The inner critic can be tenacious. Most of us have some kind of inner critic voice that nags us with doubts about our writing. We want to get rid of it, but the truth is that the critic is a part of us. We’re all vulnerable human beings with doubts and fears. And many of us have internalized the voices of family. I call them the “outer critics.” You know how it goes: How dare you write about the family, you’re betraying us! Don’t air your dirty laundry in public! You are lying—it never happened that way!

Sometimes the inner critic is a feeling than an actual voice. It weighs us downand makes us detour around the tough stuff. We pull back to avoid uncomfortable feelings.

The critic can sneak up on us: what if we just don’t feel like writing? What if we don’t hear a voice exactly, but we just don’t write? Instead we clean the house, wash the dog, and weed the garden. On it goes.

Hidden shame and guilt about our story can fuel the inner critic’s power. It’s like an iceberg: we don’t know how large a space it takes underneath until we hit it. When I coach my memoir students, I look for clues to the hidden elements that signal they’re getting in their own way and making themselves small. For instance, if they’re writing about abusive parents, or if they had a harsh English teacher, or had to be perfect—that’s fuel for the inner critic. There seems to be a continuum, from a “mild’ to “mean” inner critic.

The mild inner critic voice may interfere more with finding time to write than attacking you. This is when you plan to write, you even put it in your calendar, but don’t get around to it. You’re not in the mood. You can’t get into the zone. It’s so subtle you don’t even know it’s operating on you. You can tell by looking at how many times you went to your desk to write: if it’s none, perhaps the subtle inner critic is making it easier not to write.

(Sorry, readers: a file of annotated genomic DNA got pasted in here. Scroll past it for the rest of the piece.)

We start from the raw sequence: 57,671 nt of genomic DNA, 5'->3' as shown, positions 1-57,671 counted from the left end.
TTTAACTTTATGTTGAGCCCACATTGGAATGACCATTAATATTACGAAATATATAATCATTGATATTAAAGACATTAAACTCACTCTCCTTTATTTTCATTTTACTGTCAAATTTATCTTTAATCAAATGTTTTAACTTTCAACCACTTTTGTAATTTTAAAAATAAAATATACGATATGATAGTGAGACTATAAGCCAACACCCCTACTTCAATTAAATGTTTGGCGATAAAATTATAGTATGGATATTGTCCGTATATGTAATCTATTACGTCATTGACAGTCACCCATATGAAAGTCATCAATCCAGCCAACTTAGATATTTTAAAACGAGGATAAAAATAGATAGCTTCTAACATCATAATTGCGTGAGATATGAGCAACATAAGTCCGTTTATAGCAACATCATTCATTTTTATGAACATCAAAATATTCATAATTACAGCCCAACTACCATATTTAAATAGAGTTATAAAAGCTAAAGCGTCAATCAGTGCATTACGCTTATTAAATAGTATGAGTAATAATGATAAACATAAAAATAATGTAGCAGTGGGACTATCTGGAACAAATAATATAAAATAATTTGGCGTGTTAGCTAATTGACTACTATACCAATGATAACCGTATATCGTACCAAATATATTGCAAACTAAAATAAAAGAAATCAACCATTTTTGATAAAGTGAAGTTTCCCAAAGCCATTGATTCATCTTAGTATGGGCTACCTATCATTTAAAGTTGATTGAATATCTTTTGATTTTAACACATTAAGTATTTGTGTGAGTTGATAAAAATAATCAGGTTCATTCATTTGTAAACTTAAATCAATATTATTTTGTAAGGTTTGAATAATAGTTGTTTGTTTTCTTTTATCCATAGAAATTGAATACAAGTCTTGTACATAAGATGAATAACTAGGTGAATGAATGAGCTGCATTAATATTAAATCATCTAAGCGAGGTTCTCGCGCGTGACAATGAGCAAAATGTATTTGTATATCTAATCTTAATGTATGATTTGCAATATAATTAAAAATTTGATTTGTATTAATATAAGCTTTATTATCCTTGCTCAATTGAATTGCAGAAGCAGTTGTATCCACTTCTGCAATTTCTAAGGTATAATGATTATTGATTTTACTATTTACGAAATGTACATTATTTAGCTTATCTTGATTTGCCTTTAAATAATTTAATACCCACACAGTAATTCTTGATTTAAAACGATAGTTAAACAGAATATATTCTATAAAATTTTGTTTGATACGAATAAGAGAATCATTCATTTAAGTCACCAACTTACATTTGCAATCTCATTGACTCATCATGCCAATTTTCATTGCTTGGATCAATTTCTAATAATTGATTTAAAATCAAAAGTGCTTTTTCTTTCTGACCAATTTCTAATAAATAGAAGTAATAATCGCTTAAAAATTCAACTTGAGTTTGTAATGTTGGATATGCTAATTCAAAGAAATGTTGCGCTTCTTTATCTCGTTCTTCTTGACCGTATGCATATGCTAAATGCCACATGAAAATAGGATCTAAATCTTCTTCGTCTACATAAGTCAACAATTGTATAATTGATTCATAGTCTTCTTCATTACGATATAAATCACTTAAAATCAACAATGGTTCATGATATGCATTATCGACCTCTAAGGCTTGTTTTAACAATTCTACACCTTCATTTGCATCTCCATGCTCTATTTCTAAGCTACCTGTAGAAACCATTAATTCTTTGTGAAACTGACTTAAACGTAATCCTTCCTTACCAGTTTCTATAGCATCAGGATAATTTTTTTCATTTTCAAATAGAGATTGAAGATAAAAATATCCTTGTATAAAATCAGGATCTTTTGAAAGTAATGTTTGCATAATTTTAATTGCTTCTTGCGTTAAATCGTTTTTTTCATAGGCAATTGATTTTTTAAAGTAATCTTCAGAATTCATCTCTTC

A medium level of inner critic voice is easier to detect. You can hear it telling you things like “are you sure you have it in you to write a whole book” or “you got B’ s in English? You’re wasting your time.” It’s the voice of doubt, it tells you this is too risky. That you shouldn’t tell anyone else’s story—and since your family is part of the memoir, you shouldn’t write about them. You have too much to do, you don’t have time to write, and you have a terrible memory. It compares you to “real” authors and shows you how bad your writing style is.

The attack dog inner critic is after blood. It slams you to the ground, takes away all your energy and even the idea that you thought you could ever write anything. You’re incompetent, ignorant, stupid, and hopeless. You have no business even toying with the idea of writing a memoir—where did you get such a hair brained idea anyway. You’re useless, a no-good liar, and you should be ashamed. You could hurt people in your writing group with the stuff you’re writing. You’re selfish and you’re whining. Get in the present, leave the past behind and forget about it. We have to combat these voices.

The “attack dog inner critic” makes you feel ashamed for what you want to write and who you are. It whittles you down to nothing. One of my students talk about this level of his critic not as a voice, but a black hole where he gets sucked into, unable to write a word. He knows this voice comes from years of being criticized, judged, and punished, but he still has to work with it. He gets up early in the morning to grab a few sentences before the “gets” him. Another person has to write very fast so he can outrun that devastating shaming voice.